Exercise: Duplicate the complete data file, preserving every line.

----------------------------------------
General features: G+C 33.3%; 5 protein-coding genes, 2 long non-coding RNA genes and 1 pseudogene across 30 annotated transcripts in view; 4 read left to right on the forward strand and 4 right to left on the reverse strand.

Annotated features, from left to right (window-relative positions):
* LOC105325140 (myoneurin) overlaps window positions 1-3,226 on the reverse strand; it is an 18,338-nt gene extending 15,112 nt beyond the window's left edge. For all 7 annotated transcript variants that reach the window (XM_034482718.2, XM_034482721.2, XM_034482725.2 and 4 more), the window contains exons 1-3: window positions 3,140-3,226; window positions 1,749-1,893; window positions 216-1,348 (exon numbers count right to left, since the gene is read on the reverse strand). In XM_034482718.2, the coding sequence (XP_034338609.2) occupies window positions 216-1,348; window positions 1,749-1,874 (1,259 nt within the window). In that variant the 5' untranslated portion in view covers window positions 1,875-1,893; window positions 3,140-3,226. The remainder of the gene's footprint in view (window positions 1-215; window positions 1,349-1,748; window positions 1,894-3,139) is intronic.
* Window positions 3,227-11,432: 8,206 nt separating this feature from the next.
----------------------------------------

General features: G+C 33.3%; 5 protein-coding genes, 2 long non-coding RNA genes and 1 pseudogene across 30 annotated transcripts in view; 4 read left to right on the forward strand and 4 right to left on the reverse strand.

Annotated features, from left to right (window-relative positions):
* LOC105325140 (myoneurin) overlaps window positions 1-3,226 on the reverse strand; it is an 18,338-nt gene extending 15,112 nt beyond the window's left edge. For all 7 annotated transcript variants that reach the window (XM_034482718.2, XM_034482721.2, XM_034482725.2 and 4 more), the window contains exons 1-3: window positions 3,140-3,226; window positions 1,749-1,893; window positions 216-1,348 (exon numbers count right to left, since the gene is read on the reverse strand). In XM_034482718.2, the coding sequence (XP_034338609.2) occupies window positions 216-1,348; window positions 1,749-1,874 (1,259 nt within the window). In that variant the 5' untranslated portion in view covers window positions 1,875-1,893; window positions 3,140-3,226. The remainder of the gene's footprint in view (window positions 1-215; window positions 1,349-1,748; window positions 1,894-3,139) is intronic.
* Window positions 3,227-11,432: 8,206 nt separating this feature from the next.